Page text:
An NCA spokeswoman said the British agency was working with partners across government to restrict the ability of criminals to use UK-registered companies in money laundering.
British and Russian entities dominate a list of accounts used to make €200 billion ($236 billion) in payments through Danske Bank’s branch in Estonia between 2007 and 2015, many of which the bank said this week are suspicious.
By 2013, the number of UK-registered customers in the branch’s non-resident portfolio had topped 1,000, Danske Bank’s investigation revealed, ahead of clients from Russia, the British Virgin Islands and Finland.
As the scope of the alleged money laundering through Danske Bank has widened, investor concerns over the potential penalties it could face have increased, with particular focus on what action if any US authorities might take against the bank.
So far, the US has not said whether it is investigating, although Danske Bank Chairman Ole Andersen said that the lender had made an assessment of whether it violated any US laws. He has declined to share the bank’s conclusion of this.
“We need to do more to prevent money laundering from happening,” Vestager told reporters in Copenhagen following the resignation on Wednesday of Danske Bank CEO Thomas Borgen after an investigation commissioned by the bank exposed past control and compliance failings.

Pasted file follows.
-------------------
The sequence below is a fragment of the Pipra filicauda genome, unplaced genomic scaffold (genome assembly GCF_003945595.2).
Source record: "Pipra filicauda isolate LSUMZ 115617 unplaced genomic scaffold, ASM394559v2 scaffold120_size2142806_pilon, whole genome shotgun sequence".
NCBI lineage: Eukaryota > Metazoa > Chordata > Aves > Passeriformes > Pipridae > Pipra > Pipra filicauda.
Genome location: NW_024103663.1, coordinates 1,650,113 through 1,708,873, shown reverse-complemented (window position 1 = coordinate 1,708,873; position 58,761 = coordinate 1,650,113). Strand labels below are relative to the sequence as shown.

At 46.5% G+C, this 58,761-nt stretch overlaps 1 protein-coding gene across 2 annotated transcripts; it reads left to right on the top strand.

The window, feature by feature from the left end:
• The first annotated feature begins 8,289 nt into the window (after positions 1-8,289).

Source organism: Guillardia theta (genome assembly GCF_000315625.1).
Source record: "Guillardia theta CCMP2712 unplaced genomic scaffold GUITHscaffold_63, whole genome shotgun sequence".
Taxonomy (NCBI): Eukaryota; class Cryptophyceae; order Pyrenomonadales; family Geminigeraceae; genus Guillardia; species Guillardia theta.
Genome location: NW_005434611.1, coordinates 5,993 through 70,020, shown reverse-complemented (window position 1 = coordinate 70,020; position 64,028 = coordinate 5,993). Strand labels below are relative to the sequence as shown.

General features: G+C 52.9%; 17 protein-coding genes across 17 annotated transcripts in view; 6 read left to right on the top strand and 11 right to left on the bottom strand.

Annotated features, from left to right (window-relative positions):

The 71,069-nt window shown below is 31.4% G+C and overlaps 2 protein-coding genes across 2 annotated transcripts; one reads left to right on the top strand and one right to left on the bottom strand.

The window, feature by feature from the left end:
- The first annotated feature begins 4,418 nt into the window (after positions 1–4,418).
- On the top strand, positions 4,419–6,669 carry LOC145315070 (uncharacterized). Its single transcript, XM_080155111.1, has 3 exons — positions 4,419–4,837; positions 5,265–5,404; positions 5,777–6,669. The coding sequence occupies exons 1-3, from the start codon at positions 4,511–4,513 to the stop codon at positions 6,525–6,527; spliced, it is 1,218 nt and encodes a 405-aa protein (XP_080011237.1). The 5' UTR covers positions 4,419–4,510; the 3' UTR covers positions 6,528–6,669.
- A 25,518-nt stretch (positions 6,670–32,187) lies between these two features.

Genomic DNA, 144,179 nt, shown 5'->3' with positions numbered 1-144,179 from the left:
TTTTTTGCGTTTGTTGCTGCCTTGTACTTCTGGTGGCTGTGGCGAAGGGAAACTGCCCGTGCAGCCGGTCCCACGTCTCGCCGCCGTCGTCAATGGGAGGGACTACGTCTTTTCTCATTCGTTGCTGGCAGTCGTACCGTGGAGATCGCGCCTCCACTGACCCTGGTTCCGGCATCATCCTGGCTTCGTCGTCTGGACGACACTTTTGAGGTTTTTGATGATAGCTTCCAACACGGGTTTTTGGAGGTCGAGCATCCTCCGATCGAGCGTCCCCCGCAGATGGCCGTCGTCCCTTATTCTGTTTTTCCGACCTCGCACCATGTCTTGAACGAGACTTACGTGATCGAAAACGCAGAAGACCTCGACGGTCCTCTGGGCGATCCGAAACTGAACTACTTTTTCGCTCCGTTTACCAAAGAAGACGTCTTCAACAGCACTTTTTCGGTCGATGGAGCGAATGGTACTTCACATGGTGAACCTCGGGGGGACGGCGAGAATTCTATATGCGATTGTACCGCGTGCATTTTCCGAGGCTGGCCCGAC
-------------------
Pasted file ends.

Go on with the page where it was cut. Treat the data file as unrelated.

Borgen, 54, was in charge of Danske Bank’s international operations including Estonia between 2009 and 2012.
He said on Wednesday that he had been “personally cleared from a legal point of view” while Danske said its board had not breached their legal obligations.
The European Commission last week recommended banking supervision changes, including bolstering national authorities, but stopped short of setting up a new financial crime agency called for by the European Central Bank.
In a sign of the growing pressure on Danske Bank, which already faces criminal inquiries in Denmark and Estonia, the chief executive of CARE Danmark said on Twitter that the Danish charity had decided to end its relationship with the lender.
International aid charity Oxfam also called on Danish municipalities to cut ties with the bank, saying it has not been able to re-establish the trust of Danish citizens.
The mayor of Aalborg, Denmark’s third largest municipality, said he would discuss its partnership with Danske Bank at the next municipality committee meeting, but noted that there were only two banks in Denmark would be able to handle a municipality its size.
“Danske Bank has been involved in money laundering which is deeply reprehensible and outrageous but Nordea has been involved in tax havens, so the entire bank sector needs to clean up for us to have a trusting collaboration with the banks,” Thomas Kastrup-Larsen said.
Danske Bank’s tiny Estonian branch accounted for as much as 10 percent of group profit during the period when suspected money laundering was conducted via its operations there.